# Pump work required to reach a maximum reservoir height

• Engineering
• lonewolfx
In summary, the problem statement is asking for the volumetric flow rate at point 3, which is zero. The volumetric flow rate at points 1 and 2 is 13 m3/s and 26 m3/s, respectively. The head loss due to friction is 8.471 m.
lonewolfx
Homework Statement
Consider the represented system, where a water (density 1000kg/m³, dynamic viscosity 0.001kg/(m.s)) flows at a rate of 500 L/min in a smooth PVC duct with 5 cm of internal diameter. The suction duct is immersed 0.5 m into the water, and the remaining dimensions are indicated in the figure. The 90º elbows are of threaded type (K = 1.5). For this situation, as height "d" increases, the water flow rate discharged in the upper reservoir decreases. There is a maximum height "d" for which flow rate is null. Knowing that the pump efficiency is 90%, find the height "d" that guarantees a null flow of water in the discharge of the upper reservoir, and find the power required to drive the pump under such conditions.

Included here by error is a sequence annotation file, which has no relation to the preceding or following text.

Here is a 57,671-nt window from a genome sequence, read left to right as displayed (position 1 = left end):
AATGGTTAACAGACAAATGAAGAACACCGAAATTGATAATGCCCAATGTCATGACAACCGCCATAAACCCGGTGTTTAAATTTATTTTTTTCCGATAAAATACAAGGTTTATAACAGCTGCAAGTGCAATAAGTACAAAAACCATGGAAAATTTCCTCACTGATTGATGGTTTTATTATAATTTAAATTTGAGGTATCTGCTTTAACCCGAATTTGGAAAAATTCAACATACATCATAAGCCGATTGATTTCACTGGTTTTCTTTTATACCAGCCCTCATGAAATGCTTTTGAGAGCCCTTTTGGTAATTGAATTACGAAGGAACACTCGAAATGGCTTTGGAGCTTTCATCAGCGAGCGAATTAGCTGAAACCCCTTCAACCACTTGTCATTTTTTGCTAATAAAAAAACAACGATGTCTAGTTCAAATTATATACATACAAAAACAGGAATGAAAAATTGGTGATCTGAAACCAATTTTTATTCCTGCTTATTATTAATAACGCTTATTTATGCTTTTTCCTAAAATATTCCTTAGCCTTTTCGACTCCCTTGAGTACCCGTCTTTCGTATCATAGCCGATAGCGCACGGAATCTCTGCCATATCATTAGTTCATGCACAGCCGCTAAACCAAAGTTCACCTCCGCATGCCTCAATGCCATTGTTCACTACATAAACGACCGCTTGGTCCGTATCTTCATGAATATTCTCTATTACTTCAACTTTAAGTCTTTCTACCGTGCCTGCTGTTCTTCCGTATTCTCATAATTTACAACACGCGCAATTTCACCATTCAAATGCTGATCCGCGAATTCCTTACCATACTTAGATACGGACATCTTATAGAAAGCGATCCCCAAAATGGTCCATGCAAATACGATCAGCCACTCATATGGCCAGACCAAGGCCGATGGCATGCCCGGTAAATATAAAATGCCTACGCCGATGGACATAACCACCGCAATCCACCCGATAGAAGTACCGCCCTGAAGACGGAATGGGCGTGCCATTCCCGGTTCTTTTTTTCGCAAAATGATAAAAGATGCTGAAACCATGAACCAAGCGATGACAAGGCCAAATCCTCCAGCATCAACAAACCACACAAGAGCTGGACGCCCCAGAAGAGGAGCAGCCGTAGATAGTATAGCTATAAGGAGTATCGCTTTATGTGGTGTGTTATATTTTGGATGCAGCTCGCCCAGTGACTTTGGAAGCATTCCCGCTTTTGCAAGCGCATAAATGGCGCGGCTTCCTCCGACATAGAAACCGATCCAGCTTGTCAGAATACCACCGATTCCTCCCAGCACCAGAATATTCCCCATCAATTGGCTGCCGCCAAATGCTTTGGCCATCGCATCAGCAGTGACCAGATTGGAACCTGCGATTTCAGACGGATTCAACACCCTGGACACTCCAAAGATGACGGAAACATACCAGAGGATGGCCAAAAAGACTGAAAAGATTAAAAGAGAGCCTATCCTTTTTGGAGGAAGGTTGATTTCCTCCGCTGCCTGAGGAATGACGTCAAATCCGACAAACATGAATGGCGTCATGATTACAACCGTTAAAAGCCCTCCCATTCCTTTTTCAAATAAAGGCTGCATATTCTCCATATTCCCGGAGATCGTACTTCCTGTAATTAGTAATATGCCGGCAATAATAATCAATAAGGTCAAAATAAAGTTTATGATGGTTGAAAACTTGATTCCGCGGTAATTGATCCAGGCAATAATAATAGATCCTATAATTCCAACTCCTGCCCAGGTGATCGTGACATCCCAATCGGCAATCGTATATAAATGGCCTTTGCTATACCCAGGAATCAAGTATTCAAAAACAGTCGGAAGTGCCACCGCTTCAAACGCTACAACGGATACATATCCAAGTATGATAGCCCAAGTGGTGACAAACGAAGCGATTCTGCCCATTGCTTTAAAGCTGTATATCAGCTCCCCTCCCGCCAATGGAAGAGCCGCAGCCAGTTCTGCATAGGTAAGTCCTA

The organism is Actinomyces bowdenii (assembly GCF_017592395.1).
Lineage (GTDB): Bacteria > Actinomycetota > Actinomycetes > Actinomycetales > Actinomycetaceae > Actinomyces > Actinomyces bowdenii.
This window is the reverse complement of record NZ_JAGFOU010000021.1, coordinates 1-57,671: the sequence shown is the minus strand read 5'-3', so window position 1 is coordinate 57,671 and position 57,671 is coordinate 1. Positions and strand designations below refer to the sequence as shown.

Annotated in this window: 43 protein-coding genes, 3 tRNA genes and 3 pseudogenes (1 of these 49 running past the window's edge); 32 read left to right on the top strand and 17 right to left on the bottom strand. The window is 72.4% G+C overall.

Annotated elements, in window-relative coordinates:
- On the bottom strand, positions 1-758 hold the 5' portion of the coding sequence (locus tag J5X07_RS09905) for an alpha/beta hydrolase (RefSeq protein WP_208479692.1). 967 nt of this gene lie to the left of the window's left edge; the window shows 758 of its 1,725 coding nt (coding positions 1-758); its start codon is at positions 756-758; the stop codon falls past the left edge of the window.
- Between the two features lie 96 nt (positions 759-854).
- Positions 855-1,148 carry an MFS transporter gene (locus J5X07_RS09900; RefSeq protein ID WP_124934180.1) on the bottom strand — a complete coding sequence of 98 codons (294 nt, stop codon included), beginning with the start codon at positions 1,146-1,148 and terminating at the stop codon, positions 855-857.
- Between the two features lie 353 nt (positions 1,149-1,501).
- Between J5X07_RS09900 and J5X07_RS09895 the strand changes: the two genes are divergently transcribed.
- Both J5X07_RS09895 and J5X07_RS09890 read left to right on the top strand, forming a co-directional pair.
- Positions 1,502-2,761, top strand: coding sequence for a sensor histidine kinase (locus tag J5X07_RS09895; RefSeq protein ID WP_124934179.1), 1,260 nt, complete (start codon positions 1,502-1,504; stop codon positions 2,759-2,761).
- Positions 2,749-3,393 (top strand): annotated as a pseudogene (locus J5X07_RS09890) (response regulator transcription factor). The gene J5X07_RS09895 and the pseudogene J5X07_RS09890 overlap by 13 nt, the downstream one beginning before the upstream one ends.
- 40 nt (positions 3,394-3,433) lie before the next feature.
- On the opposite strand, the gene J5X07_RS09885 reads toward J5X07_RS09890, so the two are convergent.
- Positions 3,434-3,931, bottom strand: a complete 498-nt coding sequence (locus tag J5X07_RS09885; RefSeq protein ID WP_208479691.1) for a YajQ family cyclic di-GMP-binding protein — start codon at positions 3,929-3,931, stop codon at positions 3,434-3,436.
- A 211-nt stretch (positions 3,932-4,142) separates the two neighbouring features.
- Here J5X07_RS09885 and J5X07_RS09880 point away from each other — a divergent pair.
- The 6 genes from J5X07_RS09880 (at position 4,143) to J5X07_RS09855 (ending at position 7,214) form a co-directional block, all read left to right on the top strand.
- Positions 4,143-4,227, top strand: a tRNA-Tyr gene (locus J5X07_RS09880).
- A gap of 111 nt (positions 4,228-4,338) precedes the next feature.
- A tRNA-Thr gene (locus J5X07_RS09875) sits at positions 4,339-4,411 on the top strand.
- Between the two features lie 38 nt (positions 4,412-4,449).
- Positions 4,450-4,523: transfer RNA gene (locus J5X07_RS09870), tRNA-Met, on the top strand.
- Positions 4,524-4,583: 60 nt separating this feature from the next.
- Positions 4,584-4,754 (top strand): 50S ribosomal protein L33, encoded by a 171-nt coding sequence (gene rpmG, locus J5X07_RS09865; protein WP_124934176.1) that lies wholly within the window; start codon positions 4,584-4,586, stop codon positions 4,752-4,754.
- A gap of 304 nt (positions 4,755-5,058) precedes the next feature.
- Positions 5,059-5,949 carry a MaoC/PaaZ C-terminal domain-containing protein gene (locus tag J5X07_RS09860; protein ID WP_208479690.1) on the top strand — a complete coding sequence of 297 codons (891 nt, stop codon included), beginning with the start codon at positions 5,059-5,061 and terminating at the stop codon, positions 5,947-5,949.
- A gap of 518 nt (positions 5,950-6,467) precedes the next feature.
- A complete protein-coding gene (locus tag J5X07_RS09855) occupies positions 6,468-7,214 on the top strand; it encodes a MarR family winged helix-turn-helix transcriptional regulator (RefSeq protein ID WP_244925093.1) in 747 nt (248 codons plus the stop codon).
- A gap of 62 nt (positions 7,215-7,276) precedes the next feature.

Relevant Equations
General energy conservation equation for an incompressible fluid, and neglecting changes in internal energy:
$$\frac{P_1}{(\rho g)} + z_1 + \frac{v_1^2}{2g} - H_F + H_P = \frac{P_2}{(\rho g)} + z_2 + \frac{v_2^2}{2g}$$
Where ##v## is the fluid's velocity, ##g ## is the local acceleration due to gravity (consider 9.81 m/s²), ## P ## is the pressure, ##H_P## is the pump's manometric height, ##H_F## represents continuous and local losses, ## z ## is the relative height of the fluid, ##\rho## is the fluid's density.
Continuous losses along the tube can be computed using the equation: